Moderation as the Sweet Spot for Exercise - For people who exercise but fret that they really should be working out more, new studies may be soothing. The amount of exercise needed to improve health and longevity, this new science shows, is modest, and more is not necessarily better.
Sold on the Feeling, if Not the Benefits to Health - Almost everyone has gotten the message that exercise is important for health. Yet most who start exercise programs stop. Perhaps, researchers say, the way to persuade more people to exercise is to study those rare individuals who love it.
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Hard-Wired to Hate Exercise? - When it comes to exercise, many people seem to fall into two distinct camps: those who love a vigorous, sweat-soaked workout and those who view it as a form of torment
Exercise Benefits vs. Joint Concerns - Overweight and obese people shouldn't put off regular physical exercise because of worries it could lead to osteoarthritis of the knees, according to a report in the Journal of Epidemiology & Community Health. A study of overweight and obese people found their risk of knee osteoarthritis was significantly higher than normal-weight individuals but exercise didn't increase that risk.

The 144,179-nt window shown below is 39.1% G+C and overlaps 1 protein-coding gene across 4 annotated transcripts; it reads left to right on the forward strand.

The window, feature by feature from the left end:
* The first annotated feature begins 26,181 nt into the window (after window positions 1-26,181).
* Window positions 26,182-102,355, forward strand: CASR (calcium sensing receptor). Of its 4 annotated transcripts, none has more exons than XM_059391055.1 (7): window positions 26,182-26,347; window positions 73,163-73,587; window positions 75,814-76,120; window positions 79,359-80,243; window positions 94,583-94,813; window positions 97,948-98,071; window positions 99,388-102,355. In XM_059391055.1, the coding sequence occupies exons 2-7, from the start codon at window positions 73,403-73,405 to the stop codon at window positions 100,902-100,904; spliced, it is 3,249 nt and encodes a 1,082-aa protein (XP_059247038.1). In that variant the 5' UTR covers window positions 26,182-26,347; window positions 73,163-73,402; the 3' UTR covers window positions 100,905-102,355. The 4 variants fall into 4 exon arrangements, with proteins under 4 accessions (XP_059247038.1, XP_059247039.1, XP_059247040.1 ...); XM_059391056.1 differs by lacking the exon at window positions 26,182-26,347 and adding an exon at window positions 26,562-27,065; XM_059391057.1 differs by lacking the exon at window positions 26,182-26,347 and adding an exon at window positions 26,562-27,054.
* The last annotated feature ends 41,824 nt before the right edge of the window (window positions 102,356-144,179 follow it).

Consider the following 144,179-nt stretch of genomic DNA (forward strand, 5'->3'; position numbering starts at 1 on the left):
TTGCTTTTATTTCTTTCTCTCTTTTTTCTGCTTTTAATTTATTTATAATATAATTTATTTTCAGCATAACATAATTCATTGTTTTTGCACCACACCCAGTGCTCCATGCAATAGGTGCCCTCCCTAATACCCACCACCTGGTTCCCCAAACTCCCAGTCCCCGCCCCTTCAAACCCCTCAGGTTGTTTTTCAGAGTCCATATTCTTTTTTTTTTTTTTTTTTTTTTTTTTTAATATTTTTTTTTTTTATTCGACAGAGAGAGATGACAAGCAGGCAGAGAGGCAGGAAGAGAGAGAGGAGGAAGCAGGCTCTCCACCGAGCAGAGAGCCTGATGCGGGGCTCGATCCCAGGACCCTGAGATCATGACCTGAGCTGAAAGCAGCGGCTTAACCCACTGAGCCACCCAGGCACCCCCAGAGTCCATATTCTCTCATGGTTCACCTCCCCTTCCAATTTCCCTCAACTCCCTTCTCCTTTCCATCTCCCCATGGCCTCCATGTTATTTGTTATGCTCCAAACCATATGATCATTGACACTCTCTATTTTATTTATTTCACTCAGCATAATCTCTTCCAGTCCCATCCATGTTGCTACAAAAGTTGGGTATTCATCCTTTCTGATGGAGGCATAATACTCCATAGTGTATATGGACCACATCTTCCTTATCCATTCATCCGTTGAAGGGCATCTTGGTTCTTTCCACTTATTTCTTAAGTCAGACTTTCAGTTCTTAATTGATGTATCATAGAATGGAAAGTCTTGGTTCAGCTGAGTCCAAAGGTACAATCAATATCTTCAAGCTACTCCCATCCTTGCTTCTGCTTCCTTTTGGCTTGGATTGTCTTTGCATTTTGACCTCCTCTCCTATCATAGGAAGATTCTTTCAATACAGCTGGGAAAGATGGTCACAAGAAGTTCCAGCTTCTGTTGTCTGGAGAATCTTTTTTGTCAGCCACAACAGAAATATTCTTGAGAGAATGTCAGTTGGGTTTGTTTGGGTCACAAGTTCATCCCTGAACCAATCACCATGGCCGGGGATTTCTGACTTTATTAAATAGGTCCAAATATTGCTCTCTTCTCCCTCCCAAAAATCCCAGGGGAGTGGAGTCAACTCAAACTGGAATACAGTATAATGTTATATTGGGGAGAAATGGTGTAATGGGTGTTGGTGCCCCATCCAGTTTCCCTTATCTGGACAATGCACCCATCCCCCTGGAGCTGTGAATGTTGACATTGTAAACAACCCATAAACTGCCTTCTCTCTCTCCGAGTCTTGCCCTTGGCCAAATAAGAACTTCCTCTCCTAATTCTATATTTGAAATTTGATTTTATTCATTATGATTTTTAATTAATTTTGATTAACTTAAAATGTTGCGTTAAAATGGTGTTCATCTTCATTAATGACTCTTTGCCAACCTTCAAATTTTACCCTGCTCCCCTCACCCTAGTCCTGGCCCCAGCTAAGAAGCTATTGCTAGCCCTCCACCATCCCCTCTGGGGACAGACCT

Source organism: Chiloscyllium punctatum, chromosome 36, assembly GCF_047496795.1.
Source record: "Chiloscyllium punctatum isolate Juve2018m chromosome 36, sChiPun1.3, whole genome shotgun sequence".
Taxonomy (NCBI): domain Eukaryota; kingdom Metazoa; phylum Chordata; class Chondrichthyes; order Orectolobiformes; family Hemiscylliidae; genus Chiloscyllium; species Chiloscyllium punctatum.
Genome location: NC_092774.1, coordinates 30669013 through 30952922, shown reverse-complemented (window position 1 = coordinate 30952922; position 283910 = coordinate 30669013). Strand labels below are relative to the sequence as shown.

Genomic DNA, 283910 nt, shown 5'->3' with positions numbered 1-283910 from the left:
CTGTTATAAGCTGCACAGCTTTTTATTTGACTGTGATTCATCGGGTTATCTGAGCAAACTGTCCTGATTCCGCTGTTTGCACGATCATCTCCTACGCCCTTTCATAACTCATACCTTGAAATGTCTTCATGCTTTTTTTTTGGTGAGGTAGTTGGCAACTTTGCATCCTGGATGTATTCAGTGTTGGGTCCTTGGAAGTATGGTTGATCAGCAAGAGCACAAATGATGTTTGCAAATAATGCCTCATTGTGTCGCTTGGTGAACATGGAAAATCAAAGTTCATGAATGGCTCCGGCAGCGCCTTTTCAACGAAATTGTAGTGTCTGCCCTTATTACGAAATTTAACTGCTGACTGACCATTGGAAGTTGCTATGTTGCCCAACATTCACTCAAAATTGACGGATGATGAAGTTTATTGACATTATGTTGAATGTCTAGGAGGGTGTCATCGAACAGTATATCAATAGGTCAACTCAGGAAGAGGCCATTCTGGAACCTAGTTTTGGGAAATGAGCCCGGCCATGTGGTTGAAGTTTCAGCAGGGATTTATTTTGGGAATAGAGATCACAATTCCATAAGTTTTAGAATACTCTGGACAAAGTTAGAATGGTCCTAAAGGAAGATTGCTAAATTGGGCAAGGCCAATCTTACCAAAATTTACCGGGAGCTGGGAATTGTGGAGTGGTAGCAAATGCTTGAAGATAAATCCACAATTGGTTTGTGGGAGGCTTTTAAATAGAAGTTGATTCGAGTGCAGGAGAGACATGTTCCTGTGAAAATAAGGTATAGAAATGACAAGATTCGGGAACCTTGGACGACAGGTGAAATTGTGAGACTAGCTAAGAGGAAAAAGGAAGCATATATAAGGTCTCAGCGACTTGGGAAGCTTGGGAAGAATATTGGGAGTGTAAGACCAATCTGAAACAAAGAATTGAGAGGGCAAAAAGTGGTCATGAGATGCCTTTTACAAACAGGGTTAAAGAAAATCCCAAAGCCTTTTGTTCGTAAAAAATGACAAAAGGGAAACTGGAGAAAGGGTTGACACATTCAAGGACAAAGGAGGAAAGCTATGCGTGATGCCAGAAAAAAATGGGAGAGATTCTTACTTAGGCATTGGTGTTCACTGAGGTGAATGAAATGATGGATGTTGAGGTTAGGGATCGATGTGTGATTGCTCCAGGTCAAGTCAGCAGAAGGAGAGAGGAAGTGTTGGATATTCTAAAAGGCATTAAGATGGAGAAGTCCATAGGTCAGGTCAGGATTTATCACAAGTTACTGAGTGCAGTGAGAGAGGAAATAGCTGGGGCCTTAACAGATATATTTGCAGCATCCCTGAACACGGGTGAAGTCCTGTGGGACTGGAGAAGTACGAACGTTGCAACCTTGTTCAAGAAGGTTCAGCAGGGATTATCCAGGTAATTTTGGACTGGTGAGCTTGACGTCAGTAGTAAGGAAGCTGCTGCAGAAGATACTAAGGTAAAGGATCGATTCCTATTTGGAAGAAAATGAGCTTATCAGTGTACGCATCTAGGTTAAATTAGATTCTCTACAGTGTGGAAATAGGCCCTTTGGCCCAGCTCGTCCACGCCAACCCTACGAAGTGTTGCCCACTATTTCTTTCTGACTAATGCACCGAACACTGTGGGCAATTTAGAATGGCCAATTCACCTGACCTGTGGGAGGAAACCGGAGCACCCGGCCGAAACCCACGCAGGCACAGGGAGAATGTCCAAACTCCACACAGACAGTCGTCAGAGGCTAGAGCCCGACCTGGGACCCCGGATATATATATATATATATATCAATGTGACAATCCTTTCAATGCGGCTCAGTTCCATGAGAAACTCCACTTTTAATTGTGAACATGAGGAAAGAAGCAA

Everyone over the age of 50 should be given statins because they reduce the risk of a heart attack even in healthy people, a study has found.
Go - Fetch - Run! - DOGS may be our best friends, but that doesn’t necessarily make them the easiest exercise partners. The fitness trainer Angi Aramburu thinks otherwise, though, and this spring she started Go Fetch Run, an exercise class in which owners and their dogs can work out and play together.
Get Moving for National Senior Health & Fitness Day! - May 30th marks the 19th annual National Senior Health & Fitness Day celebrating the theme: “Get Moving…Start Improving!” On National Senior Health & Fitness Day, hundreds of local organizations host a variety of health and fitness events including walks, health screenings, health information workshops, and much more!
Is Marathon Running Bad For the Heart? - When word circulates that a runner has died of a heart attack, like ultramarathoner Micah True did last month during a solo wilderness trail run, people begin to wonder about the healthiness of prolonged strenuous activity. Could marathon training and racing have damaged the heart muscle of the 58-year-old Mr. True, a lead character in the book “Born to Run”? Shouldn’t marathon training have made him-and, by extension, all runners-immune to heart disease?